Costs for higher education may be on the rise, but a proposed Kentucky Senate bill to freeze tuition is not the answer, voiced Eastern’s Student Government Association (SGA) after voting in mid-February to oppose the bill.
EKU’s SGA is teamed up with eight other state institutions and EKU administrators to combat rising tuition costs and speak out against state legislation that could have a negative impact on both students and the university.
“A bill like this would cripple regional colleges,” said EKU SGA President Katie Scott. “Senate Bill 75 only treats a symptom but doesn’t address the real problem—state budget cuts to higher education.”
She said the rising cost of tuition is a concern, but a tuition freeze would only make the problem worse and doesn’t address the money lost due to state budget cuts. With the current 9 percent budget cut proposed by Gov. Matt Bevin, and with a 4.9 percent cut to the current budget, a tuition freeze could force the university to cut necessary programs, faculty or staff, Scott said.
“The SGA decided to oppose the bill because the more research we did the more we realized that it was not the best for students in general,” Scott said.
Senate Bill 75 was aiming to freeze tuition and residential fees for the next four years until Kentucky lawmakers could thoroughly evaluate the current cost of tuition and seek ways to ensure that it continues to be affordable for Kentuckians. The bill was geared to spark conversation amongst law makers about the rising cost of tuition in Kentucky, said bill sponsor Kentucky Sen. Dan Seum (R), who represents Bullitt County and part of Jefferson County.
State university tuition costs have been rising rapidly since 2008 due to a steady decline in state funding, which once kept tuition cost down. The funds allocated to state universities have dropped by $165 million since 2008, but is disproportional to the combined $582 million in revenue gained from tuition increases, Suem said.
Several state colleges are creating a debt crisis for new students, with elevated tuition costs and an “arms race” between Kentucky universities to compete for new students, Seum said.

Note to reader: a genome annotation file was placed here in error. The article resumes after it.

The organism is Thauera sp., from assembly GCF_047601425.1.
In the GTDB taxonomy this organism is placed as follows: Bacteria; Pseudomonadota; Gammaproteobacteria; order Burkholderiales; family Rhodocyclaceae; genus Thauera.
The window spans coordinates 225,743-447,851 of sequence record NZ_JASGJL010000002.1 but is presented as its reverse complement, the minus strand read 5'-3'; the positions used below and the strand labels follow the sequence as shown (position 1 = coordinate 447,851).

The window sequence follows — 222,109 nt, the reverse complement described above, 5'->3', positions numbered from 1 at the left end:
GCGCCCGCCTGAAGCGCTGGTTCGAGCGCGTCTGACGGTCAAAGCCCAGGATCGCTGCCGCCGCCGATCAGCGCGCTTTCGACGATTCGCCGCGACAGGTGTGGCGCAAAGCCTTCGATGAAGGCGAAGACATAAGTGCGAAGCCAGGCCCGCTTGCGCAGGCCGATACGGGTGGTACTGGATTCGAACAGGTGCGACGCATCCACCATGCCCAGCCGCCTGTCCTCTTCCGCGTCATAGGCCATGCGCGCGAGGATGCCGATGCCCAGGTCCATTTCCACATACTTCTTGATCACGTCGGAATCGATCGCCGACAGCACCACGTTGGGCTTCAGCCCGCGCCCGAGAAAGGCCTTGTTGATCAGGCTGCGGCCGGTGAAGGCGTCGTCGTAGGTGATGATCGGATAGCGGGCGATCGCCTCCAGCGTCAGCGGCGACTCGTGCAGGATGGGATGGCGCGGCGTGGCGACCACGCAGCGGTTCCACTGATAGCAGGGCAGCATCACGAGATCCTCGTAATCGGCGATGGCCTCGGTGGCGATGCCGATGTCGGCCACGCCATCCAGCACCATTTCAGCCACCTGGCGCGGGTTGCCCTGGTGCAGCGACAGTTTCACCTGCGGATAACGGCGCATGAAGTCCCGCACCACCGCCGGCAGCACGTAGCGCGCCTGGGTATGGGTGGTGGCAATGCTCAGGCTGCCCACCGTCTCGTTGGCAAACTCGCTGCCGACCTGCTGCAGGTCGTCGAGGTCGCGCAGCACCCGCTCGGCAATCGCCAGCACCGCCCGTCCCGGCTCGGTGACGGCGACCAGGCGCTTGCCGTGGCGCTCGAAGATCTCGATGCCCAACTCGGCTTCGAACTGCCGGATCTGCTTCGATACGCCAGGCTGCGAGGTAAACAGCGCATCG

EKU spokesman David McFaddin said although there is quite a bit of construction on campus, administrators have been seeking alternative ways to pay for many of the capital projects, such as private-public partnerships and donors.
Improvements on campus are a must, McFaddin said. The majority of buildings on campus were built in the 1960s and New Hall is the first dorm built in more than 50 years.
McFaddin said proposed legislation generalizes state colleges when each university’s budget and needs differ. He said tuition costs increases have not made up for the money lost in state budget cuts.
EKU student Caitlin Brock, 20, the EKU College Republican chair and vice president of the Conservative Coalition, said she is in support of the bill because it opens up a dialogue about the rising cost of tuition and what impact it could have on the ability for many Kentucky students to pay for college.
Brock said she chose Eastern because it was an affordable option and understands EKU has different budgetary needs than other universities in the state. Yet, she said in-state tuition at many schools are starting to come close to the cost of private institution in Kentucky.
Scott said tuition dollars are not flat profit, they go to services that make the student experiences better on campus and work toward higher retention and graduation rates, and a better learning environment.
Scott said the Council on Post-Secondary Education (CPE) currently sets a tuition cap of eight percent to be split-up among two years. No university in Kentucky can raise tuition more than five percent in a year. She said SB 75 would take the power out of the hands of the CPE and gives no clear indication of what happens after the freeze is up in four years, which puts students at risk for a very high spike in tuition in 2020.
The CPE was one of many considerations discussed at the Tuesday, Feb. 9 meeting where SGA voted 21 – 1 to oppose Senate Bill 75. Scott said many senators spoke and that several people had conducted research which looked into the type of impact the bill could have on the university and presented their research before the vote. There were five undecideds and one abstention, because the individual was going to speak in Frankfort about the bill.
Scott spoke before the Appropriations and Budget Committee in Frankfort on Thursday, Feb. 19, defending EKU’s current budget and speaking out against state cuts.
Scott said she was relieved the committee decided to table the bill.
“It sounds like a good solution for the short term but in the long term there are too many unpredictable variables,” Scott said.
The SGA has also jump-started a grassroots-movement among the student body at Eastern, encouraging students to contact their local senators and speak-out about the budget cuts.
“For every call your senator gets it produces a green-slip,” Scott said. “It only takes three or four green slips to catch your legislator’s attention.”